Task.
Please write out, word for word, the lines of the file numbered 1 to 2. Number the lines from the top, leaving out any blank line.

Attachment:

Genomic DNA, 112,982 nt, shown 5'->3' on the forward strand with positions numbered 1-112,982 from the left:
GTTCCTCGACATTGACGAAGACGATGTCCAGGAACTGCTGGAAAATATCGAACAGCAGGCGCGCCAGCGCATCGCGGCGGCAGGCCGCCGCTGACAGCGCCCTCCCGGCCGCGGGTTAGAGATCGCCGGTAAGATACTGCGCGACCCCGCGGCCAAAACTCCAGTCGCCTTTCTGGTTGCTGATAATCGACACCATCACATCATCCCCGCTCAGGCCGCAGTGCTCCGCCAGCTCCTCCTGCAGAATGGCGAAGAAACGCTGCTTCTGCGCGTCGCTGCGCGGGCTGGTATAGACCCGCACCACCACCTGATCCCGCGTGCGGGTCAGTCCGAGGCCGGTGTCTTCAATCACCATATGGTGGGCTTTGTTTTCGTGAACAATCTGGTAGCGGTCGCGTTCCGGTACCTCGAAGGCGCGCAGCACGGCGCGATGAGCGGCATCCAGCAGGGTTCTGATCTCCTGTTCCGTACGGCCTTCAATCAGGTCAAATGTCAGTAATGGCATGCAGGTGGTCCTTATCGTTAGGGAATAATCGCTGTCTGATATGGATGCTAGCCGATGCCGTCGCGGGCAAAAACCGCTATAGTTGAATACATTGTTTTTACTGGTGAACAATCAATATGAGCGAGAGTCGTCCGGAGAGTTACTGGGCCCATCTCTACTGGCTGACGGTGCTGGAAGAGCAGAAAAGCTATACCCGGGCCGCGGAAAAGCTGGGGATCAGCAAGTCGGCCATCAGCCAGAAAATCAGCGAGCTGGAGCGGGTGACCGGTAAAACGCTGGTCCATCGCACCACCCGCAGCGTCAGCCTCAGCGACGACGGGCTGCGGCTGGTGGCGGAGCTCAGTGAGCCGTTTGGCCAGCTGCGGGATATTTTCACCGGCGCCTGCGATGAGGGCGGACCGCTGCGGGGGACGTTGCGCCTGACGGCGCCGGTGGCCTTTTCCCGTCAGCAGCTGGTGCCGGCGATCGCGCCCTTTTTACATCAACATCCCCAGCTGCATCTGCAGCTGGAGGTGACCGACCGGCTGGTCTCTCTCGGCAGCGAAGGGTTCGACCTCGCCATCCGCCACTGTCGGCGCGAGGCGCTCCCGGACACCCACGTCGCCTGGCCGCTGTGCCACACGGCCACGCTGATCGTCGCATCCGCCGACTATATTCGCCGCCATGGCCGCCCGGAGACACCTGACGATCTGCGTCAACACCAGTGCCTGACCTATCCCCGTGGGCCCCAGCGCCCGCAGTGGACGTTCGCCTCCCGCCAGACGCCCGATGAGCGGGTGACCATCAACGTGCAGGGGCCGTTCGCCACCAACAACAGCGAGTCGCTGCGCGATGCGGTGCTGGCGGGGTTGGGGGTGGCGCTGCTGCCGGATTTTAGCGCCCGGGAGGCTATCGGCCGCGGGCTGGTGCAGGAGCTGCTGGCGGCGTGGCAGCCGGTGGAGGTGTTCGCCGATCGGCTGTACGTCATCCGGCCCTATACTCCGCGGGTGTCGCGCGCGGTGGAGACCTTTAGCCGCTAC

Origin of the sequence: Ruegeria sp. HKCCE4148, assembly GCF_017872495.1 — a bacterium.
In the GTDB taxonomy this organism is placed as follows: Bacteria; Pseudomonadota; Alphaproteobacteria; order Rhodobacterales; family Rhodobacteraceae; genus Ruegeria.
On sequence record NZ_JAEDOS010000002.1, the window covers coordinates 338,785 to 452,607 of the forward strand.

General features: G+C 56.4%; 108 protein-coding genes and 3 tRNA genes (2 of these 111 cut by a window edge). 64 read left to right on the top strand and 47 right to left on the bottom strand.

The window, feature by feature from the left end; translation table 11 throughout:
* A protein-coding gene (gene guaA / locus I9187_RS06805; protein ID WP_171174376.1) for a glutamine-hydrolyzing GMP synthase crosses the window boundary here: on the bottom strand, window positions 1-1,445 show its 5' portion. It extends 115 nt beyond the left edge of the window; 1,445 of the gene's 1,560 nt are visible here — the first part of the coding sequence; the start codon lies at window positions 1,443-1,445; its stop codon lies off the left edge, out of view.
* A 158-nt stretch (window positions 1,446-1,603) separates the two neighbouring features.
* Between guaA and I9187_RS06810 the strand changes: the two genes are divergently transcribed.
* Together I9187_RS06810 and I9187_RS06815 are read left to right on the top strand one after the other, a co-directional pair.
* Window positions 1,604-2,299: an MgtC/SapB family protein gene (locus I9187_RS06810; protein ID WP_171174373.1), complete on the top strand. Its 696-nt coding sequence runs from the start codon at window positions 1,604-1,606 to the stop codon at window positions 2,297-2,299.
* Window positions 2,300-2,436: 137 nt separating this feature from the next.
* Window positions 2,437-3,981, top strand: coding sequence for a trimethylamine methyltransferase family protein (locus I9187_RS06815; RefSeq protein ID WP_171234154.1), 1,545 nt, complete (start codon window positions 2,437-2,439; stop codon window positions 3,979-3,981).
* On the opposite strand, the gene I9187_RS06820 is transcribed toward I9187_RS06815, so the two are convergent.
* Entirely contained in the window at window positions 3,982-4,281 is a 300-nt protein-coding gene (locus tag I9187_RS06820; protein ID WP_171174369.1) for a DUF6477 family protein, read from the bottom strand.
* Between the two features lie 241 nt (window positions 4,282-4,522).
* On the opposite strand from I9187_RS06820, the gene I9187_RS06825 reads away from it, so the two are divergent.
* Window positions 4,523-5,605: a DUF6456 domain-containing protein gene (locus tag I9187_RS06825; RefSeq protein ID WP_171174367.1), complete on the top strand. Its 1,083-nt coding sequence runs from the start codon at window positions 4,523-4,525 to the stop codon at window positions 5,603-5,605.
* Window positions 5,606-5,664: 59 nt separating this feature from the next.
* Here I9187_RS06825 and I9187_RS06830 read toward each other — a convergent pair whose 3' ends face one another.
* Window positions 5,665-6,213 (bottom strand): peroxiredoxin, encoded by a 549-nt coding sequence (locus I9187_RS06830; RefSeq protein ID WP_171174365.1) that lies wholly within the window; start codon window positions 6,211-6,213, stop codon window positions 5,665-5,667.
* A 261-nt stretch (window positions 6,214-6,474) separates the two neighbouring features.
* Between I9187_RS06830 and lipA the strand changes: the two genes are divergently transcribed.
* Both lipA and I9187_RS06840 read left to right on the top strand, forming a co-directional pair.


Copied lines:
Genomic DNA, 112,982 nt, shown 5'->3' on the forward strand with positions numbered 1-112,982 from the left:
GTTCCTCGACATTGACGAAGACGATGTCCAGGAACTGCTGGAAAATATCGAACAGCAGGCGCGCCAGCGCATCGCGGCGGCAGGCCGCCGCTGACAGCGCCCTCCCGGCCGCGGGTTAGAGATCGCCGGTAAGATACTGCGCGACCCCGCGGCCAAAACTCCAGTCGCCTTTCTGGTTGCTGATAATCGACACCATCACATCATCCCCGCTCAGGCCGCAGTGCTCCGCCAGCTCCTCCTGCAGAATGGCGAAGAAACGCTGCTTCTGCGCGTCGCTGCGCGGGCTGGTATAGACCCGCACCACCACCTGATCCCGCGTGCGGGTCAGTCCGAGGCCGGTGTCTTCAATCACCATATGGTGGGCTTTGTTTTCGTGAACAATCTGGTAGCGGTCGCGTTCCGGTACCTCGAAGGCGCGCAGCACGGCGCGATGAGCGGCATCCAGCAGGGTTCTGATCTCCTGTTCCGTACGGCCTTCAATCAGGTCAAATGTCAGTAATGGCATGCAGGTGGTCCTTATCGTTAGGGAATAATCGCTGTCTGATATGGATGCTAGCCGATGCCGTCGCGGGCAAAAACCGCTATAGTTGAATACATTGTTTTTACTGGTGAACAATCAATATGAGCGAGAGTCGTCCGGAGAGTTACTGGGCCCATCTCTACTGGCTGACGGTGCTGGAAGAGCAGAAAAGCTATACCCGGGCCGCGGAAAAGCTGGGGATCAGCAAGTCGGCCATCAGCCAGAAAATCAGCGAGCTGGAGCGGGTGACCGGTAAAACGCTGGTCCATCGCACCACCCGCAGCGTCAGCCTCAGCGACGACGGGCTGCGGCTGGTGGCGGAGCTCAGTGAGCCGTTTGGCCAGCTGCGGGATATTTTCACCGGCGCCTGCGATGAGGGCGGACCGCTGCGGGGGACGTTGCGCCTGACGGCGCCGGTGGCCTTTTCCCGTCAGCAGCTGGTGCCGGCGATCGCGCCCTTTTTACATCAACATCCCCAGCTGCATCTGCAGCTGGAGGTGACCGACCGGCTGGTCTCTCTCGGCAGCGAAGGGTTCGACCTCGCCATCCGCCACTGTCGGCGCGAGGCGCTCCCGGACACCCACGTCGCCTGGCCGCTGTGCCACACGGCCACGCTGATCGTCGCATCCGCCGACTATATTCGCCGCCATGGCCGCCCGGAGACACCTGACGATCTGCGTCAACACCAGTGCCTGACCTATCCCCGTGGGCCCCAGCGCCCGCAGTGGACGTTCGCCTCCCGCCAGACGCCCGATGAGCGGGTGACCATCAACGTGCAGGGGCCGTTCGCCACCAACAACAGCGAGTCGCTGCGCGATGCGGTGCTGGCGGGGTTGGGGGTGGCGCTGCTGCCGGATTTTAGCGCCCGGGAGGCTATCGGCCGCGGGCTGGTGCAGGAGCTGCTGGCGGCGTGGCAGCCGGTGGAGGTGTTCGCCGATCGGCTGTACGTCATCCGGCCCTATACTCCGCGGGTGTCGCGCGCGGTGGAGACCTTTAGCCGCTAC